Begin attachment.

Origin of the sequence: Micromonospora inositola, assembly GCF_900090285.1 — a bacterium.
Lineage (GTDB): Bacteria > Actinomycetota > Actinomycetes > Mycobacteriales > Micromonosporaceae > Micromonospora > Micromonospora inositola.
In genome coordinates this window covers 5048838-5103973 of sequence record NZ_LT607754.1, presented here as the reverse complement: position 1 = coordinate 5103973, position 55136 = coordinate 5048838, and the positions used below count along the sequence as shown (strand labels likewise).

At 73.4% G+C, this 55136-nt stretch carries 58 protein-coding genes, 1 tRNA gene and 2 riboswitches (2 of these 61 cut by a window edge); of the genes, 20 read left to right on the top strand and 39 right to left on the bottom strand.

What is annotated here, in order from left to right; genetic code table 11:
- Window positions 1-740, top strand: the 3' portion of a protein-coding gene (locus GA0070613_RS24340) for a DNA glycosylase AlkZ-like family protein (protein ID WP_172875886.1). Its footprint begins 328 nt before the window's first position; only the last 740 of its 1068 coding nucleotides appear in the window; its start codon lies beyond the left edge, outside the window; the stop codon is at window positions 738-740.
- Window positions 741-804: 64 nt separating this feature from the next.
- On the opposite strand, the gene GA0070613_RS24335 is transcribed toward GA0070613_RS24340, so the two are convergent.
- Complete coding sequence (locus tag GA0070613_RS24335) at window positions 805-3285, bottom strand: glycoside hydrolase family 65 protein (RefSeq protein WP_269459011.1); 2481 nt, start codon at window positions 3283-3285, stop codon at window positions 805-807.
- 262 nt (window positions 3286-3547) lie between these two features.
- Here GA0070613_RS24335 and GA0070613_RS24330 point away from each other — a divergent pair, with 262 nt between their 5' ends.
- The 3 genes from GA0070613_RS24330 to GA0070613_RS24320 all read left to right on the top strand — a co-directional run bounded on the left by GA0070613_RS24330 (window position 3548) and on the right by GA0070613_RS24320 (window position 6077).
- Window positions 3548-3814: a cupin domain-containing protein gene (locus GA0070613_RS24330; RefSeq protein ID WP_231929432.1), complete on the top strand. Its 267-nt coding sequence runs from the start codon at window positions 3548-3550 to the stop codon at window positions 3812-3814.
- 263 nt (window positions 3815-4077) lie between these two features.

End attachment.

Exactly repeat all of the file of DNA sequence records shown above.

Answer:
Origin of the sequence: Micromonospora inositola, assembly GCF_900090285.1 — a bacterium.
Lineage (GTDB): Bacteria > Actinomycetota > Actinomycetes > Mycobacteriales > Micromonosporaceae > Micromonospora > Micromonospora inositola.
In genome coordinates this window covers 5048838-5103973 of sequence record NZ_LT607754.1, presented here as the reverse complement: position 1 = coordinate 5103973, position 55136 = coordinate 5048838, and the positions used below count along the sequence as shown (strand labels likewise).

At 73.4% G+C, this 55136-nt stretch carries 58 protein-coding genes, 1 tRNA gene and 2 riboswitches (2 of these 61 cut by a window edge); of the genes, 20 read left to right on the top strand and 39 right to left on the bottom strand.

What is annotated here, in order from left to right; genetic code table 11:
- Window positions 1-740, top strand: the 3' portion of a protein-coding gene (locus GA0070613_RS24340) for a DNA glycosylase AlkZ-like family protein (protein ID WP_172875886.1). Its footprint begins 328 nt before the window's first position; only the last 740 of its 1068 coding nucleotides appear in the window; its start codon lies beyond the left edge, outside the window; the stop codon is at window positions 738-740.
- Window positions 741-804: 64 nt separating this feature from the next.
- On the opposite strand, the gene GA0070613_RS24335 is transcribed toward GA0070613_RS24340, so the two are convergent.
- Complete coding sequence (locus tag GA0070613_RS24335) at window positions 805-3285, bottom strand: glycoside hydrolase family 65 protein (RefSeq protein WP_269459011.1); 2481 nt, start codon at window positions 3283-3285, stop codon at window positions 805-807.
- 262 nt (window positions 3286-3547) lie between these two features.
- Here GA0070613_RS24335 and GA0070613_RS24330 point away from each other — a divergent pair, with 262 nt between their 5' ends.
- The 3 genes from GA0070613_RS24330 to GA0070613_RS24320 all read left to right on the top strand — a co-directional run bounded on the left by GA0070613_RS24330 (window position 3548) and on the right by GA0070613_RS24320 (window position 6077).
- Window positions 3548-3814: a cupin domain-containing protein gene (locus GA0070613_RS24330; RefSeq protein ID WP_231929432.1), complete on the top strand. Its 267-nt coding sequence runs from the start codon at window positions 3548-3550 to the stop codon at window positions 3812-3814.
- 263 nt (window positions 3815-4077) lie between these two features.